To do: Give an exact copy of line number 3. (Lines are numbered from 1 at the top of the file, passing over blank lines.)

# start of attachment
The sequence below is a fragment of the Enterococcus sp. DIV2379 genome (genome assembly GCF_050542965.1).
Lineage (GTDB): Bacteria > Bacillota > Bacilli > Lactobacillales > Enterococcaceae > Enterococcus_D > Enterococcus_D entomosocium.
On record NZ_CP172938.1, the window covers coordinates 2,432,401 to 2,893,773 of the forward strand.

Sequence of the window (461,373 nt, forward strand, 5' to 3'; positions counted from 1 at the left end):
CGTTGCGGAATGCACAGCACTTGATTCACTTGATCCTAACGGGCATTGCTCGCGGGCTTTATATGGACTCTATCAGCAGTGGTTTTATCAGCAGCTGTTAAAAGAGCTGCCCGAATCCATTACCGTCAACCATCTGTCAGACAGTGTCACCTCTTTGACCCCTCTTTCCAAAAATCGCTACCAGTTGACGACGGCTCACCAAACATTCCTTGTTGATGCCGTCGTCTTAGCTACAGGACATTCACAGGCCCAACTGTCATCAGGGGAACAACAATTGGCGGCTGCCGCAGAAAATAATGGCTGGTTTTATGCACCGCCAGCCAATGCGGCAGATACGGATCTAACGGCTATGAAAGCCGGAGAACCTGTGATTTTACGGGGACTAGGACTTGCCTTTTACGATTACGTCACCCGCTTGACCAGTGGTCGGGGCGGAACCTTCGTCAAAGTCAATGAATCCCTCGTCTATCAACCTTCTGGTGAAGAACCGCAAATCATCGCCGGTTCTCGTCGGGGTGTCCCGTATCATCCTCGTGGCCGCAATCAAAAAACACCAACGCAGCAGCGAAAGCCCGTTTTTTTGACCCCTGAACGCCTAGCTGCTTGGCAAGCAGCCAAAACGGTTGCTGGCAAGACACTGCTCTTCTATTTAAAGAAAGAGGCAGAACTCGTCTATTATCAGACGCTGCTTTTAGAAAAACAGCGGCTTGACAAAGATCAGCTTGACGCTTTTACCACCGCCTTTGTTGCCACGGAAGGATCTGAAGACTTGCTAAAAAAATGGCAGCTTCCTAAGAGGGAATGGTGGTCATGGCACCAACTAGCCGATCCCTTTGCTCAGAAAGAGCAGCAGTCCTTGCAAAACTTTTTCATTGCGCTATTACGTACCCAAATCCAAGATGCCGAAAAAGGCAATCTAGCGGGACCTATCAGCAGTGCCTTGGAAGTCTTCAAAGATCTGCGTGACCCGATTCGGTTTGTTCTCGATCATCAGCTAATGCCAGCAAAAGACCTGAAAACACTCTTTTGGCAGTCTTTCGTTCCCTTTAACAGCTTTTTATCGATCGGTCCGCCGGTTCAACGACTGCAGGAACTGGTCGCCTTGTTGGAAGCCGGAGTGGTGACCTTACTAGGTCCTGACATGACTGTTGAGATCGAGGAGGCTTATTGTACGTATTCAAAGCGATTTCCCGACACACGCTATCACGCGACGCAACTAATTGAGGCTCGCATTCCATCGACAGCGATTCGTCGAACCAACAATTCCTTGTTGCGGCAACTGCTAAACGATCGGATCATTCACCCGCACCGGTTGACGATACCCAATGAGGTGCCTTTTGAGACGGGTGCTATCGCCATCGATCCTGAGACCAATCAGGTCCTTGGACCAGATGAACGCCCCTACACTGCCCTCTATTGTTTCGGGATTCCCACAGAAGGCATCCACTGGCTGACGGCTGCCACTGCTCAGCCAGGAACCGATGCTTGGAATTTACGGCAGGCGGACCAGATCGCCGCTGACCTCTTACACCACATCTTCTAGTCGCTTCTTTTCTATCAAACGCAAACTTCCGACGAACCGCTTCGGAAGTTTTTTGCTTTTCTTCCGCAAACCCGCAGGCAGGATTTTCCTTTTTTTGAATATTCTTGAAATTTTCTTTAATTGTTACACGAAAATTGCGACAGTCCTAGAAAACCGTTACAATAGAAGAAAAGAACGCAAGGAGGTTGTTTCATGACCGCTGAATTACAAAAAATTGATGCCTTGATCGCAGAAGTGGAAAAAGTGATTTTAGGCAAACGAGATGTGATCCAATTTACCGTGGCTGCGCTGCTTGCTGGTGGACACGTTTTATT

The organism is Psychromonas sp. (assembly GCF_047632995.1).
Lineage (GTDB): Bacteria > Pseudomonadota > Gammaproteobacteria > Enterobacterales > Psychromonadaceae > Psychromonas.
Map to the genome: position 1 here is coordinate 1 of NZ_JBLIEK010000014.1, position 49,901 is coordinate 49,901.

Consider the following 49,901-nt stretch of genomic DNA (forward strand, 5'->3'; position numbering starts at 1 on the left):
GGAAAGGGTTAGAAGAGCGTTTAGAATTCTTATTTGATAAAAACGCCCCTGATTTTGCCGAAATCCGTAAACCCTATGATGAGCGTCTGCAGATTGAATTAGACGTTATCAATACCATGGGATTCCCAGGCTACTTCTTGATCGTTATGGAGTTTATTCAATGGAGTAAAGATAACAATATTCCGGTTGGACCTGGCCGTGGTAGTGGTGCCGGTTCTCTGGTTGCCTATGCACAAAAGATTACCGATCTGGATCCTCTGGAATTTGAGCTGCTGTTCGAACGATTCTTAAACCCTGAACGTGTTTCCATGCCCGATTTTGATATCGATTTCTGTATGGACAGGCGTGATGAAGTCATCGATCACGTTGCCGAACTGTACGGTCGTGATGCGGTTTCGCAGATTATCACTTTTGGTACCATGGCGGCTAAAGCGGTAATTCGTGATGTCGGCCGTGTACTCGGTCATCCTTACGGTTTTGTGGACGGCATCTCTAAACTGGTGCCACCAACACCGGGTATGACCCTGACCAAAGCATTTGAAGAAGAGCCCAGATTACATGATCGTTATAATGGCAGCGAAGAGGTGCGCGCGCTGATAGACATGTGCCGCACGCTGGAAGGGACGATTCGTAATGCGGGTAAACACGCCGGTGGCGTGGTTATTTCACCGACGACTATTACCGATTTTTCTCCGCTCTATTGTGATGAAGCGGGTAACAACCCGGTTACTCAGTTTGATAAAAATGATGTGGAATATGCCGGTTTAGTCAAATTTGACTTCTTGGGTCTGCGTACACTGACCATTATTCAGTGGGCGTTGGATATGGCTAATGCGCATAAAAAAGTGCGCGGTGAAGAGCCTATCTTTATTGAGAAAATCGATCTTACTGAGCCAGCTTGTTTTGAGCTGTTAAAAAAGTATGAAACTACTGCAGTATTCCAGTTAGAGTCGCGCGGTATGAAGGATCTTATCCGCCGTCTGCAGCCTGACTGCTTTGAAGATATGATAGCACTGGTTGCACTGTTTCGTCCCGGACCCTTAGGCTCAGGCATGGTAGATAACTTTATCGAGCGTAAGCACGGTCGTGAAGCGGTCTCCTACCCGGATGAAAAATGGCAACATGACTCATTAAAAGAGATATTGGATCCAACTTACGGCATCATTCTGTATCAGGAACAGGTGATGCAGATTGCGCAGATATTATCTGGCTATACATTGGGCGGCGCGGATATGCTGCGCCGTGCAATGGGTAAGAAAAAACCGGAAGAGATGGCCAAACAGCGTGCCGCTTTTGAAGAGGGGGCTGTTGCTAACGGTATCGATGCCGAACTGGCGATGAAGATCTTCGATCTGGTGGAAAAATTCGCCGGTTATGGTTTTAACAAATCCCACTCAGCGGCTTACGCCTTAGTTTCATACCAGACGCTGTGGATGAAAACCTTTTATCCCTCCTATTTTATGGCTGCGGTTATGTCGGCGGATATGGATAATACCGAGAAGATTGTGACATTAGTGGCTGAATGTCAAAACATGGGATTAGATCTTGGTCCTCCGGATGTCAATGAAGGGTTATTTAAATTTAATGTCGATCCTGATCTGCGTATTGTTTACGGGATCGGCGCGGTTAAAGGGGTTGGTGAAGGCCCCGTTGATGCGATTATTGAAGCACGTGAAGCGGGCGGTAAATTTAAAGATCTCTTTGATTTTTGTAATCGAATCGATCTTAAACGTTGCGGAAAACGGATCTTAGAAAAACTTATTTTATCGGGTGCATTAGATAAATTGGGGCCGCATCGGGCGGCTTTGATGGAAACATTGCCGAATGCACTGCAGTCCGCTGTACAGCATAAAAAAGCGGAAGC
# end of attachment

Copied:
On record NZ_CP172938.1, the window covers coordinates 2,432,401 to 2,893,773 of the forward strand.